10 12 Residential SF-X-L Single-family residential with more than one dwelling unit on same parcel greater than 5 acres 10 13 Residential SF-B-L Single-family residential with more than one dwelling unit on same parcel > 5 acres and

Manufactured home site

10 20 Residential SF-M Single-family residential on lots less than 5 acres and greater than 1 acre

10 21 Residential SF-M-M Single-family manufactured homes on lots less than 5 acres and greater than 1 acre

10 22 Residential SF-X-M Single-family residential with more than one dwelling unit on same parcel < than 5 acres and > 1 acre

10 23 Residential SF-B-M Single-family residential with more than one dwelling unit on same parcel < than 5 acres and > 1 acre and Manufactured home site

10 30 Residential SF-S Single-family detached on lots less than than 1 acre 10 31 Residential SF-M-S Single-family manufactured on lots less than than 1 acre

10 32 Residential SF-X-S Single-family residential with more than one dwelling unit on same parcel < 1 acres 10 33 Residential SF-B-S Single-family residential with more than one dwelling unit on same parcel < 1 acres and

Manufactured home site

10 40 Residential MHP Mobile home parks (3 or more trailers on one parcel)

10 50 Residential MF Multi-Family: Two-Family Attached, Three/Fourplex, Apartment/Condo, Group quarters, Retirement homes

20 10 Commercial GB

General Business: Retail and general merchandise, Apparel and accessories, Furniture and home furnishings, Grocery and food sales, Eating and drinking, Auto related, Entertainment, Personal Services, Lodging, Building Services

20 20 Commercial OFF Administrative offices, Financial services (banks), Medical offices, Research and Development 30 10 Social/Cultural CIV Education, public administration, health care, and other institutions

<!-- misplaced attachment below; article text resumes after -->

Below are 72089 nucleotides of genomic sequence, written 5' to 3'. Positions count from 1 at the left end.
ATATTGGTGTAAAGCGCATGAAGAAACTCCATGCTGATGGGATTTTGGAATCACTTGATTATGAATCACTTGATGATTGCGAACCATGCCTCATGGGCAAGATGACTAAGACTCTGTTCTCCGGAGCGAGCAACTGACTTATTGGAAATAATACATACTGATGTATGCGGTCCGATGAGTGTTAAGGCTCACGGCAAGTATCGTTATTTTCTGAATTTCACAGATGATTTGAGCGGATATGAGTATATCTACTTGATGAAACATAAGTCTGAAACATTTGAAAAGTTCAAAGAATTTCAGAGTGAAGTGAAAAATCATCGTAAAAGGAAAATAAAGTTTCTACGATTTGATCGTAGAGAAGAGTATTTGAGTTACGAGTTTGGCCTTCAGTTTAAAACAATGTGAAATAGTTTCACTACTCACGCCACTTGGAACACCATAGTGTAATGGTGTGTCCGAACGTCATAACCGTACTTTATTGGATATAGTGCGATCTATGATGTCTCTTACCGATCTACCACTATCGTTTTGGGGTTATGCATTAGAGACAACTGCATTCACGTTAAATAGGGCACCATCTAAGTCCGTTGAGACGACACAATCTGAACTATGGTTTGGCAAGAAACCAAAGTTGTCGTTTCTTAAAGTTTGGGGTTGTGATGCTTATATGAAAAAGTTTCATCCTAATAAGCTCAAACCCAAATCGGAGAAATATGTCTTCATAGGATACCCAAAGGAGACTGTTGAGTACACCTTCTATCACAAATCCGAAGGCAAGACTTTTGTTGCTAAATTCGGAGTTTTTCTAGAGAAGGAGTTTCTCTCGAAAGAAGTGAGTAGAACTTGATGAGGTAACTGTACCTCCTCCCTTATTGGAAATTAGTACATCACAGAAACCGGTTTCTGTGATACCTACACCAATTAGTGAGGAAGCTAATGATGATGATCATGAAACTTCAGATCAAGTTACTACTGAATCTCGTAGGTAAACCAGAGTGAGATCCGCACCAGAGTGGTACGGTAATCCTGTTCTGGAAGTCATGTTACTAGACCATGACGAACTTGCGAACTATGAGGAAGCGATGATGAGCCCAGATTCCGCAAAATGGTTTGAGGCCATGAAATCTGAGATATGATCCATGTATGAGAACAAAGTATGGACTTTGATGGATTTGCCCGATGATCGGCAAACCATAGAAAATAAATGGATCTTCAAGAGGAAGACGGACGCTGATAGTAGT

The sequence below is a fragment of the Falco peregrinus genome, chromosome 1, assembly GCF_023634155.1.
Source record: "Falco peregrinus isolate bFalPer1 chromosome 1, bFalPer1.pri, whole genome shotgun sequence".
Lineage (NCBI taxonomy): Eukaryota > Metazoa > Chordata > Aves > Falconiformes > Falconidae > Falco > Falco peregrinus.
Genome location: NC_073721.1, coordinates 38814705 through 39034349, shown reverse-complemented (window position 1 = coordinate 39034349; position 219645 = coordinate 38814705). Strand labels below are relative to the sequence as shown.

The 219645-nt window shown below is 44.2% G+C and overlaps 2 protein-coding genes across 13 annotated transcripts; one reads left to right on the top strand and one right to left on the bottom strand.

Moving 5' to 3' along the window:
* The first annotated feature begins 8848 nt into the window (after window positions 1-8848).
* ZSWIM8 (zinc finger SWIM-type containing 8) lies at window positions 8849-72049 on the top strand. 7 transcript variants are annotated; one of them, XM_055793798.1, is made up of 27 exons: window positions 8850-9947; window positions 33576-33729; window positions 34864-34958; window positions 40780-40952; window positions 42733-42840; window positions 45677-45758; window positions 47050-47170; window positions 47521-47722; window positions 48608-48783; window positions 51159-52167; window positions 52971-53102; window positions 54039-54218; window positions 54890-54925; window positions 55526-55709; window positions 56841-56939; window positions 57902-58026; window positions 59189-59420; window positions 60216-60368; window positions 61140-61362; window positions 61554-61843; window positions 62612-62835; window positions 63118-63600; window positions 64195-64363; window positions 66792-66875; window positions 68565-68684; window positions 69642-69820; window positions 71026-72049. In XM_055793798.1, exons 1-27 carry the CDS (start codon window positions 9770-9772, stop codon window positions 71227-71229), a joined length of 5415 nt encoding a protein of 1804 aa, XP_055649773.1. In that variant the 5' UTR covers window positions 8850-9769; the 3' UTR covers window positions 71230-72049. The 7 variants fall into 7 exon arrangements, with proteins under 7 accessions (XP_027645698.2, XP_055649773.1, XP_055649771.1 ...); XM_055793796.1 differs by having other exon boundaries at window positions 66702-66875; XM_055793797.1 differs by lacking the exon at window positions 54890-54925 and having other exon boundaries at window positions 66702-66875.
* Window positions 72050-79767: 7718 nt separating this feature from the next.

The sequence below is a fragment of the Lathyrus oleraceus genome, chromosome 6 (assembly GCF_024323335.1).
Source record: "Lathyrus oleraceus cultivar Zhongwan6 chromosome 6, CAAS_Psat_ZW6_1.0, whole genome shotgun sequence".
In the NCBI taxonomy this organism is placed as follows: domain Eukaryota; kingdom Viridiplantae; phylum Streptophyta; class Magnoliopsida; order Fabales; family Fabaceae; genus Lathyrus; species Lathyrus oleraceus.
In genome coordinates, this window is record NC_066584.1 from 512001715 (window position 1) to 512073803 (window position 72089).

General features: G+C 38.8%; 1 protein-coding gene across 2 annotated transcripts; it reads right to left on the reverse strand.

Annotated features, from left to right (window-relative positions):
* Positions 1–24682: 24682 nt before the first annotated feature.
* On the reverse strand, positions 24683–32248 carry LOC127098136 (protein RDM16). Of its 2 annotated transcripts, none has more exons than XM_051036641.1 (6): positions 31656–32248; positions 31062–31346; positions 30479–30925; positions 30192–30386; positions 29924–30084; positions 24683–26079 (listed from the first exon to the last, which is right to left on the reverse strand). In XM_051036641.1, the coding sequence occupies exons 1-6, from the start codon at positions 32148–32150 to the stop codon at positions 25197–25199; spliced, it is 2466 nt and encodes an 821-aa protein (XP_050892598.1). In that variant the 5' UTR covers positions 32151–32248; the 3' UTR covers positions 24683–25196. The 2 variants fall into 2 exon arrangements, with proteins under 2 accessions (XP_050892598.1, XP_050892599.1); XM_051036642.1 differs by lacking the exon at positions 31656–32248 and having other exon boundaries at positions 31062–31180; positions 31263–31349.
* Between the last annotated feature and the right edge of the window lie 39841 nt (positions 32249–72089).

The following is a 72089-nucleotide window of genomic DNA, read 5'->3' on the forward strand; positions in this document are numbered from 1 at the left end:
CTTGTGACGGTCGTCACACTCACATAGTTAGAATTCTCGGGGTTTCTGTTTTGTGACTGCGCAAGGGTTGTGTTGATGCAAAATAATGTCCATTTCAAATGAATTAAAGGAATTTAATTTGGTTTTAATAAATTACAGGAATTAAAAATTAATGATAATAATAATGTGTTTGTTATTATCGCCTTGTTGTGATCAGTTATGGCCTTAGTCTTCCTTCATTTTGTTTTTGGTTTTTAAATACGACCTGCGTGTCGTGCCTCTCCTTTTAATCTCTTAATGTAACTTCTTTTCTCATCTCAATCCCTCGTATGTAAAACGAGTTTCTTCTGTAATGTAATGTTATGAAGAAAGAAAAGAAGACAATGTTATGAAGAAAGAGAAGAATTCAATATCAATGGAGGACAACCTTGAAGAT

40 10 Production GM General Manufacturing, Wholesale Trade, Warehousing, Equipment sales and service, Recycling and scrap, Animal handling, Construction related

40 20 Production IND Heavy Industrial: Mining, Resource extraction, Quarries, etc.

50 10 Open Land REC Parks, Recreational facilities, Golf courses, Preserves, Protected Areas 50 20 Open Land AG Agriculture, Horticulture, Forest Land

60 10 Transportation VEH Railroad facilities, Transportation terminal, Aviation facilities, Parking facilities, Right-of-way and traffic islands

60 20 Transportation UT Utility services, Radio towers, Communication service facilities, Water/Wastewater facilities 70 0 Undeveloped VAC No Activity, Vacant land, land under construction, unclassifiable

80 0 Undeveloped HY Surface Water

90 90 Unknown UNK Parcel requiring further information to determine its use

Table10: Modified Land-Based Classification System


Table 11: Existing Land Use (ELU) Analysis of Study Area.

Table 12: Land Use Analysis of Bryson City


- 40 - Due to the large amounts of residential and vacant land in the survey area relative to the other categories, a further analysis of these categories based on parcel size was necessary. Parcel size is a good sign as to whether land is likely to be further subdivided in the future; e.g. a one hundred acre parcel is much more likely to be subdivided than a one half acre parcel. A close look at parcel sizes, along with their locations, can help determine where land development is most likely to take place, especially in regards to vacant, underdeveloped, agricultural, and large residential tracts (Map 6).

Each residential land use, i.e. single family houses, multi-family units, and manufactured homes, were categorized based on their particular characteristics, including lot size. This

classification demonstrated that 2,685 acres of the study area is compiled of merely 174 residential parcels five acres or larger. It is likely that a great deal of these parcels will be subdivided and developed as residential tracts in the not too distant future. Other residential tracts also likely to be subdivided and developed are those with an area between one and five acres. Those 459 parcels between one and five acres make up an additional 957 acres of the survey area. When the areas of the large and mid-size tracts are combined with the area of the vacant lots, it becomes obvious that nearly three-fourths of the land within the study area (5,845 acres) will come under consideration for development at some point (Table 13).


Table 13: Residential Land Use Analysis in the Study Area